Caitrin Lynch. Retirement on the Line: Age, Work, and Value in an American Factory. Ithaca, NY: Cornell University Press, 2012

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Hanna Gospodarczyk


Caitrin Lynch’s book Retirement on the Line: Age, Work, and Value in an American Factory explores the meanings of work for employees of Vita Needle, a family-owned stainless steel needle factory on the outskirts of Boston, Massachusetts. The book is based on intensive ethnographic research undertaken by the author during 2006–2011. Working on Vita’s shop floor, side by side with factory employees, enabled the author to produce a rich, nuanced, and insightful piece of anthropological writing that not only explores “what work means for people … of conventional retirement age” (3), but also touches upon broader social issues such as aging, productivity, and work ethic in the contemporary United States. The book also includes a discussion of the place of anthropologists in the field that is extensively covered by the media—Vita Needle has been of interest to multiple journalists—and their role in producing and reproducing knowledge.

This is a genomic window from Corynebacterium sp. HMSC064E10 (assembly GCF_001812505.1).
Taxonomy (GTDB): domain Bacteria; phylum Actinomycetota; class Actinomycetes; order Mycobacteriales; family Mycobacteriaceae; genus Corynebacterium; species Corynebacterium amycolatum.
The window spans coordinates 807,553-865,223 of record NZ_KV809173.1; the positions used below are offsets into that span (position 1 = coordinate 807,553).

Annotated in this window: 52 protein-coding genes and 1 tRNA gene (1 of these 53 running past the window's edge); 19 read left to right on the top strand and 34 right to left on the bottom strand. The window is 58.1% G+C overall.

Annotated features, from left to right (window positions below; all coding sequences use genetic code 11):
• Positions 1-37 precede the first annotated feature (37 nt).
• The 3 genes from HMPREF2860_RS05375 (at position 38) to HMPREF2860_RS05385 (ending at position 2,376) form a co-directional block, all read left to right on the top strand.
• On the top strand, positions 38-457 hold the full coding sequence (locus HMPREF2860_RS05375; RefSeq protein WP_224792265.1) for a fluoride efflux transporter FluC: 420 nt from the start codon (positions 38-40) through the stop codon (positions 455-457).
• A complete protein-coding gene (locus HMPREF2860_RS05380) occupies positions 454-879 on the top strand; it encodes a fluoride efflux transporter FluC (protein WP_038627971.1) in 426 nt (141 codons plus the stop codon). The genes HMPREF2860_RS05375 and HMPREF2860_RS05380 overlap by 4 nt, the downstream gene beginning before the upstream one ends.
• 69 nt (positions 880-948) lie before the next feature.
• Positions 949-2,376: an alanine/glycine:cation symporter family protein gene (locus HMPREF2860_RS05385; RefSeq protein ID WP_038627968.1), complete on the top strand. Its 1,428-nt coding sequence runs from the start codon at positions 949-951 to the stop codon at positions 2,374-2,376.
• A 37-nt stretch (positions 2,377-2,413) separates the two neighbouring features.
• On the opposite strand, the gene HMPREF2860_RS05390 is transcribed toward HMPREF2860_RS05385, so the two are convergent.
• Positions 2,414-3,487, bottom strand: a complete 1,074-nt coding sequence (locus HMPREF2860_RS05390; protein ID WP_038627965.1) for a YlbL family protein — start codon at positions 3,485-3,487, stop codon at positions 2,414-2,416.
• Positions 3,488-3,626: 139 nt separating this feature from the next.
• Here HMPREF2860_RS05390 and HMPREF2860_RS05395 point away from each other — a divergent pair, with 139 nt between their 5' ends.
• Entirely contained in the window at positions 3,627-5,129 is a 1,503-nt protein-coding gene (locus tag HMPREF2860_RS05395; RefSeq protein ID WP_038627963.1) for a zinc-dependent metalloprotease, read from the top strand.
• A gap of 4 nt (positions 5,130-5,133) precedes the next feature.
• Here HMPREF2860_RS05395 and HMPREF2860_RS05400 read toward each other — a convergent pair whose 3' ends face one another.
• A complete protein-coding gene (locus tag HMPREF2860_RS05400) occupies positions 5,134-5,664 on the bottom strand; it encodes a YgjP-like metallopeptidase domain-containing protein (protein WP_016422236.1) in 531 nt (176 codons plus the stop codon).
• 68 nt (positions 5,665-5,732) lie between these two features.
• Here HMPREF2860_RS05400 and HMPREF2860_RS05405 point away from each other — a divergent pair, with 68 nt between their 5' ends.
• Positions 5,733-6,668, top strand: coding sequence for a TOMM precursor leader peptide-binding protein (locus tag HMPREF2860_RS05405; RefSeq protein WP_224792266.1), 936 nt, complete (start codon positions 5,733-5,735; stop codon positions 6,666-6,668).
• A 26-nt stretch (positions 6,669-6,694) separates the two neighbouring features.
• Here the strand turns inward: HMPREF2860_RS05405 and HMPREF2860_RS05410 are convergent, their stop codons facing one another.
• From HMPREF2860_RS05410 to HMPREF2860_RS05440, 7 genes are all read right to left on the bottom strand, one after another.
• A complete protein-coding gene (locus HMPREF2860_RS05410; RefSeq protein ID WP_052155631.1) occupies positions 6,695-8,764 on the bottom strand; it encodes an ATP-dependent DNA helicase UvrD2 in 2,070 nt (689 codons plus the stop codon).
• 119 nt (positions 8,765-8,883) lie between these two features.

Gerontology, Aging, Workplace, Retirement, United States, Work, Employment

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